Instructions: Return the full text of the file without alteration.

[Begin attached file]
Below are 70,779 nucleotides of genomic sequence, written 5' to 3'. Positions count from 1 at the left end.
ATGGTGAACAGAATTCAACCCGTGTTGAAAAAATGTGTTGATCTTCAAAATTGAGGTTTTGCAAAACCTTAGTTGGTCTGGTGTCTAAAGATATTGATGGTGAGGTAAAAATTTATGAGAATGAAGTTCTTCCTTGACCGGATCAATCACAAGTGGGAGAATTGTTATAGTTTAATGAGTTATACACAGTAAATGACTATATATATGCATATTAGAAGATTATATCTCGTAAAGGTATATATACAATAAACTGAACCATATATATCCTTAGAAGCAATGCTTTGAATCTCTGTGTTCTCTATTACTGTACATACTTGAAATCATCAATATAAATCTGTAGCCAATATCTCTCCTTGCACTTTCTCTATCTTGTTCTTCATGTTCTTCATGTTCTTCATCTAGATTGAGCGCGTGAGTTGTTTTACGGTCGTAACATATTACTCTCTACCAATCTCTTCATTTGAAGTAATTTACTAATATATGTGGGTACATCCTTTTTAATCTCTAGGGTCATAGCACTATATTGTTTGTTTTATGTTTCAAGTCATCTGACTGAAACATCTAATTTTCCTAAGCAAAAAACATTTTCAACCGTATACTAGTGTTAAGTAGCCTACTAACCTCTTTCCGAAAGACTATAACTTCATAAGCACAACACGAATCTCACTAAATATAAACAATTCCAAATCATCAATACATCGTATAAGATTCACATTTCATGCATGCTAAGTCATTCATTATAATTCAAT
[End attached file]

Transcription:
Below are 70,779 nucleotides of genomic sequence, written 5' to 3'. Positions count from 1 at the left end.
ATGGTGAACAGAATTCAACCCGTGTTGAAAAAATGTGTTGATCTTCAAAATTGAGGTTTTGCAAAACCTTAGTTGGTCTGGTGTCTAAAGATATTGATGGTGAGGTAAAAATTTATGAGAATGAAGTTCTTCCTTGACCGGATCAATCACAAGTGGGAGAATTGTTATAGTTTAATGAGTTATACACAGTAAATGACTATATATATGCATATTAGAAGATTATATCTCGTAAAGGTATATATACAATAAACTGAACCATATATATCCTTAGAAGCAATGCTTTGAATCTCTGTGTTCTCTATTACTGTACATACTTGAAATCATCAATATAAATCTGTAGCCAATATCTCTCCTTGCACTTTCTCTATCTTGTTCTTCATGTTCTTCATGTTCTTCATCTAGATTGAGCGCGTGAGTTGTTTTACGGTCGTAACATATTACTCTCTACCAATCTCTTCATTTGAAGTAATTTACTAATATATGTGGGTACATCCTTTTTAATCTCTAGGGTCATAGCACTATATTGTTTGTTTTATGTTTCAAGTCATCTGACTGAAACATCTAATTTTCCTAAGCAAAAAACATTTTCAACCGTATACTAGTGTTAAGTAGCCTACTAACCTCTTTCCGAAAGACTATAACTTCATAAGCACAACACGAATCTCACTAAATATAAACAATTCCAAATCATCAATACATCGTATAAGATTCACATTTCATGCATGCTAAGTCATTCATTATAATTCAAT